I don’t totally deny the possible existence of gods and/or goddesses. I just don’t think they have anything much to do with human existence and believe that humanity’s attention needs to be on human activity to save each other and ourselves from the worst of our actions and inactions. I think humans of any religious/spiritual persuasion would be better off forgetting about possible afterlives and thinking how to better the lifetime here and now.
So where does this leave me, a humanistic pagan with an inconveniently mystical series of life experiences at this “most wonderful time of the year”? It leaves me with that tree there — the one with the tin “village” at its foot — nature towering over human dwellings and pursuits. And every year, it leaves me missing Doris Lessing, now happily dead before she had to see America give into what has to be the worst idea of government ever — a fascist wrapped in the flag and claiming Christianity while living the life of a glutton.
I loved most of her books, but at this season, it is her one science fiction opus that comes to mind: Canopus in Argos: Archives. In one of the five utterly masterfully incisive novels, she mentions “the feast of the Child” and her characters regretfully (and resentfully?) say of humans that “they have obviously forgotten the meaning of this.” She never explains this comment or what has been forgotten. Lessing wrote with a sort of warm clarity, but there was always the sense, in these books in particular, that the reader needed to do some work themselves.
So, ever since I read the books, in the late ’70’s to mid ’80’s, every Christmas season when songs about the “babe in the manger” are so manifest in America, I have mused on what could have been forgotten. In these novels, the earth is a petri-dish for powerful aliens trying to craft a perfect place for intelligent beings. It is a petri-dish soiled and spoiled, and is called “Shikasta” – meaning “the broken one.” Her “aliens” incarnate as humans to try to change our ways, our lives, our history. Every one of them is born, a child, into human condition and risk. A bit like Jesus, one might say. Or Buddha. Or Mithras. Or … well, fill in the name of any “savior.” Perhaps the point of a “feast of the child” was that every child should be a desired, chosen, planned for child that is welcomed into life with every intention of not letting it suffer cruelty or hunger, neglect or need?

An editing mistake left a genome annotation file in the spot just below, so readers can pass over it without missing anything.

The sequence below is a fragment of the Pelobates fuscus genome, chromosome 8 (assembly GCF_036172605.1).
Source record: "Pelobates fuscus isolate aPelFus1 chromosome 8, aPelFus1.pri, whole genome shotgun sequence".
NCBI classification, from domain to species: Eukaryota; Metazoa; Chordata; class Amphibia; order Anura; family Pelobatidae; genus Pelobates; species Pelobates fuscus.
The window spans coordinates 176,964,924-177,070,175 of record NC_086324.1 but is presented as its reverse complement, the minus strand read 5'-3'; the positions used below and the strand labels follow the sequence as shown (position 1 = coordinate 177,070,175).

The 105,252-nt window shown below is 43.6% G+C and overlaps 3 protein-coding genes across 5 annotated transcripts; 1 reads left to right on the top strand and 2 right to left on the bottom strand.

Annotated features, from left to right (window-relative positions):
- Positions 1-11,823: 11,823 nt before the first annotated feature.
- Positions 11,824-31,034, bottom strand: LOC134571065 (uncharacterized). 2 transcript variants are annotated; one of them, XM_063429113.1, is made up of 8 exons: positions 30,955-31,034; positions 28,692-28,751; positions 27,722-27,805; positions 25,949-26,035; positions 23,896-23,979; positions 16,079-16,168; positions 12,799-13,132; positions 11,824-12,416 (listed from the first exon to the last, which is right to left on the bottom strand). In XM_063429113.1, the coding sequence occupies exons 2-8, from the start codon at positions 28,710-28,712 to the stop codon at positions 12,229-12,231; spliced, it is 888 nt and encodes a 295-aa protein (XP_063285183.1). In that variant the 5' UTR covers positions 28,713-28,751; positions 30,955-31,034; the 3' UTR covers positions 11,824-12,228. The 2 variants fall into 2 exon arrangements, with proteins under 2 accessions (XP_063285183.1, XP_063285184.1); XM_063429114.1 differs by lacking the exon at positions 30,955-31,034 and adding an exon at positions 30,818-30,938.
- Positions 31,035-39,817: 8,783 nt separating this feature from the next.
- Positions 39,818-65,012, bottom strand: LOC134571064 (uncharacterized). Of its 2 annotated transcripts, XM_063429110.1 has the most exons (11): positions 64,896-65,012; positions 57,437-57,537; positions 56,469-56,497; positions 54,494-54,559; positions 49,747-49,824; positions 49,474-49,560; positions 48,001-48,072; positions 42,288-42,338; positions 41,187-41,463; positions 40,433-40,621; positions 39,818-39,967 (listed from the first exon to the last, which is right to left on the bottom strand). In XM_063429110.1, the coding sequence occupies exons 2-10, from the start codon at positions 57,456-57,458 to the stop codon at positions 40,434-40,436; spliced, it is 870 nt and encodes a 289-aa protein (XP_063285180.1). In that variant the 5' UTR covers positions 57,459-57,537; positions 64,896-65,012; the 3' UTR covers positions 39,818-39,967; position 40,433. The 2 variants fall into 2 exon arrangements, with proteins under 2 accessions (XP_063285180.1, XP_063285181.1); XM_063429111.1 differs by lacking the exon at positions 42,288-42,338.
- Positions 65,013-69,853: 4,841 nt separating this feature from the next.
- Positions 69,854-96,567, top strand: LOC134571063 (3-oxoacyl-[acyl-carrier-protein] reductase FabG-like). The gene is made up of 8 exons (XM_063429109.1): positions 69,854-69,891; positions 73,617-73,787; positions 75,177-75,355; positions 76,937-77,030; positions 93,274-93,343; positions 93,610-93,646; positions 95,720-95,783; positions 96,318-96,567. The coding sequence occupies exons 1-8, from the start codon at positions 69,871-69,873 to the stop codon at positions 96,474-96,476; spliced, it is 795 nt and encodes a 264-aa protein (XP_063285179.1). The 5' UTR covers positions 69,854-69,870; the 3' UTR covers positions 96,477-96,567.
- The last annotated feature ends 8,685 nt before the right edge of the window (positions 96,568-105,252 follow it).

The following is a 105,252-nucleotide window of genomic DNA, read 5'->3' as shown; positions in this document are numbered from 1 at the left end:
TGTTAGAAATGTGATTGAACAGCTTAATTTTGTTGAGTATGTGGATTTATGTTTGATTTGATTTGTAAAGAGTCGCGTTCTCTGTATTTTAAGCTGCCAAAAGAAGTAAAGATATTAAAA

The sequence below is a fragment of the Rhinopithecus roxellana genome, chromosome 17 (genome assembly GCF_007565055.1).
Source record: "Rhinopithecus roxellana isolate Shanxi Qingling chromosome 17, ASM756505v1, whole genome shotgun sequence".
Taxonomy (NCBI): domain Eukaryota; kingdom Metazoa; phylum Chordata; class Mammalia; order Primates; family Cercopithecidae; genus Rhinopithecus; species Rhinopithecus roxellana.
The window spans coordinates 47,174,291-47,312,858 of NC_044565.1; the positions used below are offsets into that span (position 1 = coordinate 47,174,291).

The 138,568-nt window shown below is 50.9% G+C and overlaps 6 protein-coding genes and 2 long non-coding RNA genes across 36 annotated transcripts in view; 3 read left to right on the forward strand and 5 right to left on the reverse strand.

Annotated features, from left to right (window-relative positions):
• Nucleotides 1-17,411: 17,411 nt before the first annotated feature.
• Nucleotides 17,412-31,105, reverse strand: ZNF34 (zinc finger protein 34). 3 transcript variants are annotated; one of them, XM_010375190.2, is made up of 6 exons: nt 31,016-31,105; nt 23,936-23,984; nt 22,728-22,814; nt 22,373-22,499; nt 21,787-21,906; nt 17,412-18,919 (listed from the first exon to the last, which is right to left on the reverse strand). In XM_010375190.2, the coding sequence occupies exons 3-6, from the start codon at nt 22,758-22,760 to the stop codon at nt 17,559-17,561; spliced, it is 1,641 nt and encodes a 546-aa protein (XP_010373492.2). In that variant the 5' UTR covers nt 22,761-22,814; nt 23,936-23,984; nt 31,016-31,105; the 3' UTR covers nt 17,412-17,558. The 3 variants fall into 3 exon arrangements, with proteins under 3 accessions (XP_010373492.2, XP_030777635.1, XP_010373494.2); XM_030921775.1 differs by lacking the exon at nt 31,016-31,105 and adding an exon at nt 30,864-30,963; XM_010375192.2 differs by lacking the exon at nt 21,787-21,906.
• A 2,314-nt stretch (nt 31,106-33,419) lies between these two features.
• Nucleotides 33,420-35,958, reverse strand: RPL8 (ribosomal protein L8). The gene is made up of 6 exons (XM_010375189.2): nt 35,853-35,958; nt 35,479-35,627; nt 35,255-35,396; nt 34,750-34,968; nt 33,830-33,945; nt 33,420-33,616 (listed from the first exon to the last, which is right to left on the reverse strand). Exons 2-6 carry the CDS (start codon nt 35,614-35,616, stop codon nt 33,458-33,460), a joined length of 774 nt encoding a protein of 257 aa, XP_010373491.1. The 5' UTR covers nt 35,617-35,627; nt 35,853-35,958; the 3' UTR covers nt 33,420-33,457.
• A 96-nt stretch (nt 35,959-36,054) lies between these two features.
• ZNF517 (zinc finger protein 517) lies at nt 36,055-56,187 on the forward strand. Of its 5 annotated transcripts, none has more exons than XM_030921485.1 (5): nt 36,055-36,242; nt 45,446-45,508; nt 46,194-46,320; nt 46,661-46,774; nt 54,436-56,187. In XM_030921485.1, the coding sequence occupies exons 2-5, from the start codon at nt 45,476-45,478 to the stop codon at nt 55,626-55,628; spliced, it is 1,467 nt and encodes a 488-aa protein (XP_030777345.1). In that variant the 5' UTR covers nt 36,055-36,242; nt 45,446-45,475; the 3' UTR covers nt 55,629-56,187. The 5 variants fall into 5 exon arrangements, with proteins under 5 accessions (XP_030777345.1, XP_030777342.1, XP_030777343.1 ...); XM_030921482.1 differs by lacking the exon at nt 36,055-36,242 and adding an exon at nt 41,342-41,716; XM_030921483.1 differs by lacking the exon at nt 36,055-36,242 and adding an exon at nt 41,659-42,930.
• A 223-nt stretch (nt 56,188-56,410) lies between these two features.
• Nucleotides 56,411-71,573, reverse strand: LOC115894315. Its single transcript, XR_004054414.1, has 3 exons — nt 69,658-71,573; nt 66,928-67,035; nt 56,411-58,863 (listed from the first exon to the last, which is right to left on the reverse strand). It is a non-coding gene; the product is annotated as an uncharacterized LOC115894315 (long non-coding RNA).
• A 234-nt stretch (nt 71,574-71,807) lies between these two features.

If that was the forgotten bit, it certainly is utterly forgotten. Almost every sect on the planet insists on every sexual act leading to procreation and every fertilization leading to the live birth of a child that may die of disease or hunger before it is old enough for school it may never get to attend! In America, the government coming into power in January is all about not letting women decide if and when to bear a child; but they certainly dismiss the need to care for the children so forced upon those mothers. They are happily disavowing any realistic need to examine how long the planet itself can endure our depredations to keep all of us alive. So much for the sanctity of infantile life?